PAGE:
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Students charged with manslaughter and hazing after Bowling Green’s death in sophomore grade


Eight current and former students were charged with manslaughter and hazing on Wednesday after an alleged incident of alcohol-fueled hazing ended in the death of a student at Bowling Green State University in the Ohio.

Stone Foltz, 20, has died. March 7, three days after attending a Pi Kappa Alpha fraternity event at an off-campus home. The Lucas County Coroner ruled that his death was an accident following a fatal level of alcohol poisoning during a hazing incident.

Prosecutors said Foltz was required to attend the fraternity event along with other new members. After being dropped off at his apartment that night, his family’s lawyer said, a roommate found him unresponsive. Prosecutors said when first responders arrived, her roommate was performing CPR in Foltz.

A roommate of another student who signed up for fellowship told CBS affiliate WTOL that the student told him that the promises were to drink “a handful” of alcohol. A handful of alcohol is a 1.75ml bottle of alcohol, which equates to approximately 40 shots of 1.5 ounces.

A grand jury has indicted six current Bowling Green students and two former students on various felony and misdemeanor charges, including manslaughter, tortious hazing, tampering with evidence and reckless homicide.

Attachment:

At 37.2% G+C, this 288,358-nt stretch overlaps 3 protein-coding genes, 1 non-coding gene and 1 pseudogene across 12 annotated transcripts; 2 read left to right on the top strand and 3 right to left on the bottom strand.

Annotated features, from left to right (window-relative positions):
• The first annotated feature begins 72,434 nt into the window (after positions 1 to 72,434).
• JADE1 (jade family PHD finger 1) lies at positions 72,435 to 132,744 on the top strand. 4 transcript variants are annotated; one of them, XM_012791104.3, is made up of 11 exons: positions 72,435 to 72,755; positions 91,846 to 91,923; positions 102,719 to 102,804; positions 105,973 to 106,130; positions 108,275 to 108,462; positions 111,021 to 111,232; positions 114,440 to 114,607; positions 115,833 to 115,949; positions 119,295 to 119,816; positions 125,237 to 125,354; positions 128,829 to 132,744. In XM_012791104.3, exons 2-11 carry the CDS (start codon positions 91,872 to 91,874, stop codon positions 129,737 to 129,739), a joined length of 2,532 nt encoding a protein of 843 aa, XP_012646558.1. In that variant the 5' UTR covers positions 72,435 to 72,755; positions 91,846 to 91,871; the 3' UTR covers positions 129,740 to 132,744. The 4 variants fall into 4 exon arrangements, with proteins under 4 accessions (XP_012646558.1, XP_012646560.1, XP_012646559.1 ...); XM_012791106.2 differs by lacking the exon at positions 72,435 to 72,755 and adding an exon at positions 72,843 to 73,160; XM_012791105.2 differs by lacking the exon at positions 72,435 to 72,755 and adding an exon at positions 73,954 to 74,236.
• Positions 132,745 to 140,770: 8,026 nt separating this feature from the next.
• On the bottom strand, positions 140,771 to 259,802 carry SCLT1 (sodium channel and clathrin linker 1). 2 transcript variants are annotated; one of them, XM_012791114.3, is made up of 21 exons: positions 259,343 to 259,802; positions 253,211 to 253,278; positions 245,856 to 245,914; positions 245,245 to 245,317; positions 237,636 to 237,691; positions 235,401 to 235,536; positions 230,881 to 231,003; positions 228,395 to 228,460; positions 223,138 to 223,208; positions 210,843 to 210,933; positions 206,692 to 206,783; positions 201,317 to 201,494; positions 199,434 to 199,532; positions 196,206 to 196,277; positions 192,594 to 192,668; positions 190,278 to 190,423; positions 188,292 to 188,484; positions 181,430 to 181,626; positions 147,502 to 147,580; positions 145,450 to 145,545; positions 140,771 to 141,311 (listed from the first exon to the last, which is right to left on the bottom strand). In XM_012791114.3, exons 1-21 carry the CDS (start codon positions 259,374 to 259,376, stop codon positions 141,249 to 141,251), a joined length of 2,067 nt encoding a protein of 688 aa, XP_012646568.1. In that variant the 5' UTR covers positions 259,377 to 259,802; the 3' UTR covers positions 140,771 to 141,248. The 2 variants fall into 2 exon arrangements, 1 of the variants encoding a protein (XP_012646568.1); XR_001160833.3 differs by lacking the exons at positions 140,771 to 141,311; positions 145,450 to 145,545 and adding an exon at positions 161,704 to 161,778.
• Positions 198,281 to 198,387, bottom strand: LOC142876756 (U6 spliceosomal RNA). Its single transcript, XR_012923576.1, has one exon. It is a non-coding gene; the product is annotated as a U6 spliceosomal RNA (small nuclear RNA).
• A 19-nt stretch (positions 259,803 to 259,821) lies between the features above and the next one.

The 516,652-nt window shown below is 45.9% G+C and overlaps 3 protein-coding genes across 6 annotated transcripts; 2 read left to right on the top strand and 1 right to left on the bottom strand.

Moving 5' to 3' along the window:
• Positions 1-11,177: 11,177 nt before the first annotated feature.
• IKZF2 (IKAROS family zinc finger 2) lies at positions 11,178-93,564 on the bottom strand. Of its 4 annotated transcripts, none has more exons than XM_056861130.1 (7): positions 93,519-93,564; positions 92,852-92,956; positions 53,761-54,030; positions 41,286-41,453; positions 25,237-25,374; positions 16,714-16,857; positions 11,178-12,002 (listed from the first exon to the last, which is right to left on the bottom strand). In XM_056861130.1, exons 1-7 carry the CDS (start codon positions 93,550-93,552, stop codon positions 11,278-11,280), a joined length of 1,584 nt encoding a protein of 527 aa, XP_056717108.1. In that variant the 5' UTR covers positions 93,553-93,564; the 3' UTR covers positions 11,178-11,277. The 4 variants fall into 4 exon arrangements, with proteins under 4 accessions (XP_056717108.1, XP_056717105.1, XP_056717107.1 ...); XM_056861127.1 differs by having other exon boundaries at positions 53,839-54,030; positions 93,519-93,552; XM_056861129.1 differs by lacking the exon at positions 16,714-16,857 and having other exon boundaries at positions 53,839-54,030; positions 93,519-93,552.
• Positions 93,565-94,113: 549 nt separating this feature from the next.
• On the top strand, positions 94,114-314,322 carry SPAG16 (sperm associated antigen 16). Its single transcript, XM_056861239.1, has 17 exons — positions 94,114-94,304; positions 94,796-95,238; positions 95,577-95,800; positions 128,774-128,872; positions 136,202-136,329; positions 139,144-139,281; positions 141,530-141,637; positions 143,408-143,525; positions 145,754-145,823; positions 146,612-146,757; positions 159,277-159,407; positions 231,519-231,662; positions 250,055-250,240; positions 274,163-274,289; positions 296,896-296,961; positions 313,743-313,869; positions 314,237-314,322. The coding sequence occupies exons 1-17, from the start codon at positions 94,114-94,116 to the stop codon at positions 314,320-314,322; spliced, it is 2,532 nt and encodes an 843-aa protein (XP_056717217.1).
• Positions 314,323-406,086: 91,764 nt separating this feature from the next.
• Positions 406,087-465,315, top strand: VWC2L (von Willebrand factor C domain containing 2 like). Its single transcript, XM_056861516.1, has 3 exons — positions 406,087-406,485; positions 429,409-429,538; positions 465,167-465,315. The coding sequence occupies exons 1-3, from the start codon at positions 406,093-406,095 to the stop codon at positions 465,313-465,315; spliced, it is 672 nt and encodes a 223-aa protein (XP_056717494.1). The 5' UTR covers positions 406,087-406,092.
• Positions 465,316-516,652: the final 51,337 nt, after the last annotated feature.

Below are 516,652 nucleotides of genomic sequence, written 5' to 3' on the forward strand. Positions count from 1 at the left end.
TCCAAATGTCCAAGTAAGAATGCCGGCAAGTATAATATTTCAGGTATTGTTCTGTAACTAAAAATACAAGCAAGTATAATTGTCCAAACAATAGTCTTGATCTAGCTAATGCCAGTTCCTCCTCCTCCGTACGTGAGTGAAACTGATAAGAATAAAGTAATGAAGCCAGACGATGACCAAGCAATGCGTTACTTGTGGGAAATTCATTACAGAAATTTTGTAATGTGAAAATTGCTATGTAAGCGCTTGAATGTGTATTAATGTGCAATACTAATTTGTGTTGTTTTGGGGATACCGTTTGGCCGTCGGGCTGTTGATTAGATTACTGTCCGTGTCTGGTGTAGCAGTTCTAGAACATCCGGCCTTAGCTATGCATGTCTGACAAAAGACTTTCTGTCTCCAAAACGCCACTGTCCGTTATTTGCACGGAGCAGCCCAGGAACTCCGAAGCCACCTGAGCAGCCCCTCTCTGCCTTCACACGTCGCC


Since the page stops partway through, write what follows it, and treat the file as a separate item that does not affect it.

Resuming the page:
Pierre Foltz

WTOL


Jacob Krinn, 20, of Delaware, Ohio, was the only member of the group to be charged with first degree manslaughter, a charge that alleges the defendant caused death by committing or attempting to commit a felony. The charge carries a maximum penalty of 11 years in prison. Krinn also faces criminal assault charges, which alleges the defendant caused grievous bodily harm to another person, resulting in a maximum sentence of 8 years in prison.

Other defendants face a combination of charges, including third degree manslaughter, reckless homicide, tampering with evidence and obstruction of justice – each carrying maximum sentences of three years of jail.

In a statement to WTOL, Foltz’s family said they were grateful for the “hard work” of law enforcement and prosecutors and were “confident to ensure that justice is done”.

The family also said the indictment was “just a step in the right direction” and called on government officials and university presidents to take “swift action” to end the hazing of Brotherhood.

“We are living every parent’s worst nightmare and will not be at peace until brotherhood hazing is seen for what it really is – abuse. This is unacceptable, and in Stone’s case , it was fatal, ”the statement said. “How many injuries and deaths will it take for those in positions of power to do the right thing?”

Bowling Green State University said after his death that Foltz was a sophomore from Delaware County, Ohio.

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